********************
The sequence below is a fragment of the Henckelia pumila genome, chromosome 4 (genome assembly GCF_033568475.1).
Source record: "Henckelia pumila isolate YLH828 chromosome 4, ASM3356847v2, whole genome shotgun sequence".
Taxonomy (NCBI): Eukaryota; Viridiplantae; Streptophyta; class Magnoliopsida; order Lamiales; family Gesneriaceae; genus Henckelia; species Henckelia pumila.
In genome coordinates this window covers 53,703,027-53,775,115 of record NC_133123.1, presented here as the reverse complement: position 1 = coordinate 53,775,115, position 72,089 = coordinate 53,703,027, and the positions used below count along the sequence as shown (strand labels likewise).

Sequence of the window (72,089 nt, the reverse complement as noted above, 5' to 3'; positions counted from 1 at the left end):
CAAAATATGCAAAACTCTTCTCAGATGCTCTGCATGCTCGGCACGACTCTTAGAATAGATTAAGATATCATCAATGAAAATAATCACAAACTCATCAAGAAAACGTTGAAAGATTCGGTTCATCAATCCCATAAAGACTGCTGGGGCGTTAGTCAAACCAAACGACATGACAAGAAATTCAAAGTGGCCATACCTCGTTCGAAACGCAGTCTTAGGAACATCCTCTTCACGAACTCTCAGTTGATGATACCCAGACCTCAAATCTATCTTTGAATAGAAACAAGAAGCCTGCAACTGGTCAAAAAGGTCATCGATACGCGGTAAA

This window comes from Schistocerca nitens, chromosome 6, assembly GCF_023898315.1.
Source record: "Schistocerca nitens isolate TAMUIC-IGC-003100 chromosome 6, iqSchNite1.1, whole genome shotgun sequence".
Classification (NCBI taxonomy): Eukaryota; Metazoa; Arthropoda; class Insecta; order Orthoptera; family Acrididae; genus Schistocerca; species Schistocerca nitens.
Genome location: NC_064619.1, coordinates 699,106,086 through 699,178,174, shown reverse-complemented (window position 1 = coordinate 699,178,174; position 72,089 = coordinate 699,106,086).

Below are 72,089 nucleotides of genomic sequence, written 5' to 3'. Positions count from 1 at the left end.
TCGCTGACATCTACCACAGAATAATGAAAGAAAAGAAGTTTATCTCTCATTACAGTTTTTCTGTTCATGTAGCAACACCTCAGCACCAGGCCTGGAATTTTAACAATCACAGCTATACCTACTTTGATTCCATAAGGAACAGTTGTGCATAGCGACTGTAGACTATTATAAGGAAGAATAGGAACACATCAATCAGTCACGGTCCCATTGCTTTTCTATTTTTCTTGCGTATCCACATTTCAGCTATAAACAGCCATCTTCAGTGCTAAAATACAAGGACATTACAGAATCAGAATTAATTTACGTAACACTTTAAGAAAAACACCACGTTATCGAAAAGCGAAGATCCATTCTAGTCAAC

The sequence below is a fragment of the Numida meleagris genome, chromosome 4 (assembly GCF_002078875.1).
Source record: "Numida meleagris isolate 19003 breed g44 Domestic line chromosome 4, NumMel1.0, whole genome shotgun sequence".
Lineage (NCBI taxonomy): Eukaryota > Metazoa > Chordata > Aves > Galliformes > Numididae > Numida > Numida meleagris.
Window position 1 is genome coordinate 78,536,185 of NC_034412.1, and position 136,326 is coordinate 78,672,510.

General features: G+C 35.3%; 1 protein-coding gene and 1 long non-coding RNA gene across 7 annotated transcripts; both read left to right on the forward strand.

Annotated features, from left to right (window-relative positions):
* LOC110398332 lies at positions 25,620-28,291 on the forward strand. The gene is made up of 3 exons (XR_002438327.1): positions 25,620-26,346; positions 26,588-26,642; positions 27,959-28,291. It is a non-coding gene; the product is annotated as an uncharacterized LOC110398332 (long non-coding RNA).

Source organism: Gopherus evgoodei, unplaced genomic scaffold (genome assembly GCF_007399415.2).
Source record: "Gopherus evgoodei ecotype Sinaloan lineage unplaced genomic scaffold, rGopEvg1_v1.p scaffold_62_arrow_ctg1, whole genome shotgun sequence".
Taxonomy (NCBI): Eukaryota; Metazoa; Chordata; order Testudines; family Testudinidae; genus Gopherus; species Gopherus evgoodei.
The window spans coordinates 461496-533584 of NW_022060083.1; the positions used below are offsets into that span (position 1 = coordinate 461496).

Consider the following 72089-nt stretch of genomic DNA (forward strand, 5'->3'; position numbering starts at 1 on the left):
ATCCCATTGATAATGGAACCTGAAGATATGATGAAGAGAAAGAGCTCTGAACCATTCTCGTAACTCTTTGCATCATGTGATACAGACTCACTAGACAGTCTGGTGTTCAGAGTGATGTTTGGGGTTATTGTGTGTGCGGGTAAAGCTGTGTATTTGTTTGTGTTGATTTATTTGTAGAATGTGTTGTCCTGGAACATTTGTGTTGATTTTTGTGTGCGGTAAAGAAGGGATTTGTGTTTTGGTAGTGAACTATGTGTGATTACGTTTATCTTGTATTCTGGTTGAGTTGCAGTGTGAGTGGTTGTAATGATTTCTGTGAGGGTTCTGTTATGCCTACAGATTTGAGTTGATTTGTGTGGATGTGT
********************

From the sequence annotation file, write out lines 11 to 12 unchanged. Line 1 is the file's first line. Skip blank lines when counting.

Below are 72,089 nucleotides of genomic sequence, written 5' to 3'. Positions count from 1 at the left end.
TCGCTGACATCTACCACAGAATAATGAAAGAAAAGAAGTTTATCTCTCATTACAGTTTTTCTGTTCATGTAGCAACACCTCAGCACCAGGCCTGGAATTTTAACAATCACAGCTATACCTACTTTGATTCCATAAGGAACAGTTGTGCATAGCGACTGTAGACTATTATAAGGAAGAATAGGAACACATCAATCAGTCACGGTCCCATTGCTTTTCTATTTTTCTTGCGTATCCACATTTCAGCTATAAACAGCCATCTTCAGTGCTAAAATACAAGGACATTACAGAATCAGAATTAATTTACGTAACACTTTAAGAAAAACACCACGTTATCGAAAAGCGAAGATCCATTCTAGTCAAC